|3-21-17 Education in the News|
NJ Spotlight--Opinion: Heads They Win, Tails You Lose
Police and fire unions’ power grab sticks New Jersey’s taxpayers with the pension bill
In 1866, Surrogate Gideon J. Tucker wrote that "[n]o man's life, liberty or property are safe while the Legislature is in session." Over a hundred years later, the New Jersey Legislature is doing its very best to keep Surrogate Tucker’s warning pertinent by once again advancing special-interest legislation that reaches for a new low in bad public policy and stunning indifference to taxpayers.
The issue at hand is the state Senate’s recent unanimous approval of S-3040, a bipartisan bill to transfer “management” of the $26 billion Police and Firemen’s Retirement System (PFRS) from the Department of the Treasury’s Division of Investment and the State Investment Council to a union-controlled board of trustees.
Andrew Sidamon-Eristoff | March 21, 2017
Philadelphia Inquirer--News Literacy Project: Teaching students to tell the true from the fake
Web posts from sources of global news await reaction. A post from the International Rescue Committee shows an emaciated baby in a hospital bed. A picture of drooping, deformed daisies bears the headline “Fukushima Nuclear Flowers.” From Time.com, the headline is “Trump’s Budget Would Kill a Program That Feeds 2.4 Million Senior Citizens.”
Eighty-five miles north, a class of 30 high school students at Essex County Vocational Technical School in Newark, N.J., sits rapt as, on a big screen in front of the classroom, New York Times homeland security reporter Ron Nixon talks about bias. “I have opinions, just like everybody else … but it doesn’t get in the way of my job,” he tells the class.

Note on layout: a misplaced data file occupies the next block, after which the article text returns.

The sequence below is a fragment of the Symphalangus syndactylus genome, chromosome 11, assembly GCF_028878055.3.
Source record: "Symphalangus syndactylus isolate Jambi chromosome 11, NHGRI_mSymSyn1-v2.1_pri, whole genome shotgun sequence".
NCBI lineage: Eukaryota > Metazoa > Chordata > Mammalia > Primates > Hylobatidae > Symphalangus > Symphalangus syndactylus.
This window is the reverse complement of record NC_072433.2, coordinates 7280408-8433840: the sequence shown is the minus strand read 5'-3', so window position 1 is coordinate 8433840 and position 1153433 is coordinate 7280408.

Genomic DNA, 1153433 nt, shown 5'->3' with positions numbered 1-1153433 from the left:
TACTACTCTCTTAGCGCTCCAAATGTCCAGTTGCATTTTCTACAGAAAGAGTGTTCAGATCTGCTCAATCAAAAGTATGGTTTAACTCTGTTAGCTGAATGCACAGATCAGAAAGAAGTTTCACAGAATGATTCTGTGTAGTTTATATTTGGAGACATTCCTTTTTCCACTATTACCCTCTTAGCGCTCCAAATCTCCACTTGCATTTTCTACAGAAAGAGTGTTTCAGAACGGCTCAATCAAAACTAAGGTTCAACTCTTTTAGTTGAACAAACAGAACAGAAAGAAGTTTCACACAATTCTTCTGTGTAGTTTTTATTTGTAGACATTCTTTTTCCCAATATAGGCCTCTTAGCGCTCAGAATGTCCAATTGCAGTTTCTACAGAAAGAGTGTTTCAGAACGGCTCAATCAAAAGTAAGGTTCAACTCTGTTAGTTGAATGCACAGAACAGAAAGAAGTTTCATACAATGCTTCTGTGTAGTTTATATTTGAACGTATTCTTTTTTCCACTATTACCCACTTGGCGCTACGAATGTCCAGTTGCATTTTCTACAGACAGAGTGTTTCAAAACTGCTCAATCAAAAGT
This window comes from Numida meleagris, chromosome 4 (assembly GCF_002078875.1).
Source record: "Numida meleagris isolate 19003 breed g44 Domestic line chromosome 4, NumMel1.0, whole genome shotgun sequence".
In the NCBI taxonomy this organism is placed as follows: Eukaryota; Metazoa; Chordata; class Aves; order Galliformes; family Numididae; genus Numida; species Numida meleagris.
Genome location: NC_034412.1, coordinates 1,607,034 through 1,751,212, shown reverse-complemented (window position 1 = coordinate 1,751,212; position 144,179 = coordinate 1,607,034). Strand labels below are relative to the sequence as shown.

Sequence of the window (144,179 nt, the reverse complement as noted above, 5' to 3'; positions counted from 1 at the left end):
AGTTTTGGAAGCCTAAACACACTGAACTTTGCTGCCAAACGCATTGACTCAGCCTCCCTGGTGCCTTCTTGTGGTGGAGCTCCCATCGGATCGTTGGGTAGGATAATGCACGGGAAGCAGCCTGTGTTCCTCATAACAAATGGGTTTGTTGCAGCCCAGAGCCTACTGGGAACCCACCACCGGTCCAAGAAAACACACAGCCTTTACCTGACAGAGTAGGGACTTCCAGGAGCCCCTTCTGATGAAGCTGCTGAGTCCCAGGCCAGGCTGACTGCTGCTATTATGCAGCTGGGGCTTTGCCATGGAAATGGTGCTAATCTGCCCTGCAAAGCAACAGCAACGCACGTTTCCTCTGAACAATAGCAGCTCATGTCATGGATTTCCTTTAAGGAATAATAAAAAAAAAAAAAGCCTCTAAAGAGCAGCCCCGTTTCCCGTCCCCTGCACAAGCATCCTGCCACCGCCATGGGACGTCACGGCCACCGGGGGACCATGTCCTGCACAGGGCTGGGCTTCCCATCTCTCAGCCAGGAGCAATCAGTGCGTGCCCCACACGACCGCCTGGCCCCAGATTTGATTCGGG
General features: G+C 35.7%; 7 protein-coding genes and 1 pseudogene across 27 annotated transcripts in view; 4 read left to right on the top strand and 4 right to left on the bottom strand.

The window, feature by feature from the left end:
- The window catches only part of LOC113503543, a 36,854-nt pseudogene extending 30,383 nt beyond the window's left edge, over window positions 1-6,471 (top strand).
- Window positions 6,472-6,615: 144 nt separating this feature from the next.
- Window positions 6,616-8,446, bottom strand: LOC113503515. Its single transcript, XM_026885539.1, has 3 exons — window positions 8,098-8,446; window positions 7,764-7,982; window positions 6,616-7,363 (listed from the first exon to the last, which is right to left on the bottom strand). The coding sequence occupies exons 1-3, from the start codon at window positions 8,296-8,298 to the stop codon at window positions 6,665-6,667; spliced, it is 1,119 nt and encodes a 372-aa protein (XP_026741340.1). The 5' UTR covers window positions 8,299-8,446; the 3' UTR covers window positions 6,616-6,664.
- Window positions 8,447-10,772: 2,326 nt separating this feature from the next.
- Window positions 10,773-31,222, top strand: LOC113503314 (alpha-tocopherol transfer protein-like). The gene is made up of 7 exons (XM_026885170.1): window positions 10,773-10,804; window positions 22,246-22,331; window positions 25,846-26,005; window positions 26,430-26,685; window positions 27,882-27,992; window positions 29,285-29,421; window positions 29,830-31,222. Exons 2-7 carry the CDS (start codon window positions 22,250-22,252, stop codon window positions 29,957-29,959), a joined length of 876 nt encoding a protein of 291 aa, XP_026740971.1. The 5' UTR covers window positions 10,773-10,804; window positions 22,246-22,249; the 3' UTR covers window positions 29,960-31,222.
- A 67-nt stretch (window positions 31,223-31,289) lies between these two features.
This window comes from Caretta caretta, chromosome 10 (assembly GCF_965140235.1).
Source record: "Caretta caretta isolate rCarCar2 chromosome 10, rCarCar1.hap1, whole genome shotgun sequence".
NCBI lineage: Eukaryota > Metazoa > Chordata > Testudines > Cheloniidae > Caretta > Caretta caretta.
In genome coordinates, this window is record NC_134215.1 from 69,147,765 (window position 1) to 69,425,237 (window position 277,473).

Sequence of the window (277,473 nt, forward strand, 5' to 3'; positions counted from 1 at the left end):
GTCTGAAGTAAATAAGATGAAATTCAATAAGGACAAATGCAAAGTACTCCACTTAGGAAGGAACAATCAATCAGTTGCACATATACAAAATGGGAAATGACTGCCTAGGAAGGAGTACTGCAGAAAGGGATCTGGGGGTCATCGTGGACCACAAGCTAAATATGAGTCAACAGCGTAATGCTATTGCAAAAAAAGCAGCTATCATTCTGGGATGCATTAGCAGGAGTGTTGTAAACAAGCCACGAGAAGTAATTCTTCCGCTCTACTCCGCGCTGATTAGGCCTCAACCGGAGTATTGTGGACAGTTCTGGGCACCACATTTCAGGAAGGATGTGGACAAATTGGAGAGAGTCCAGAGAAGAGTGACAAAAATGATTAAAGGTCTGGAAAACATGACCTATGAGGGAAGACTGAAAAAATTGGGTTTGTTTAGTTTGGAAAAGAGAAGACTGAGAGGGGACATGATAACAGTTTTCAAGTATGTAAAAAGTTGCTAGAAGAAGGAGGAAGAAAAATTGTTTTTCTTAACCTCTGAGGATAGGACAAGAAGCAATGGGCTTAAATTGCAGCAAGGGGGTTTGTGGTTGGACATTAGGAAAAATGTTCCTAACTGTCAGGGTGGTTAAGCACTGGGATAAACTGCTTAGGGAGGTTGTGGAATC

John Timpane, Staff Writer |Updated: March 21, 2017 — 5:00 AM EDT
The Atlantic--How Betsy DeVos Could End the School-Integration Comeback
Federal attention to classroom diversity made a resurgence in the final months of the Obama administration. Will the established programs peter out?
Under President Trump, the federal role in education is set to be drastically curtailed. Last Thursday, Trump proposed slashing federal spending on schools by $9 billion. His education secretary, Betsy DeVos, has vowed to shrink her agency and return power to local officials, which could mean scaling back civil-rights enforcement. All of these signals may also foreshadow a retreat on school integration.
Integration made a brief return to the national stage last year when President Barack Obama, who had mostly avoided the issue before then, proposed a $120 million grant program in his final budget that would fund local socioeconomic school-integration plans. After that proposal died in Congress, Obama’s education secretary, John King, launched a much smaller version last December. He also used his brief tenure to trumpet the benefits of diversity. “He talked about school diversity in a way that federal officials had not in years and years and years,” said Richard Kahlenberg, a senior fellow at The Century Foundation, a think tank that promotes socioeconomic school integration.
Patrick Wall| Mar 20, 2017
Garden State Coalition of Schools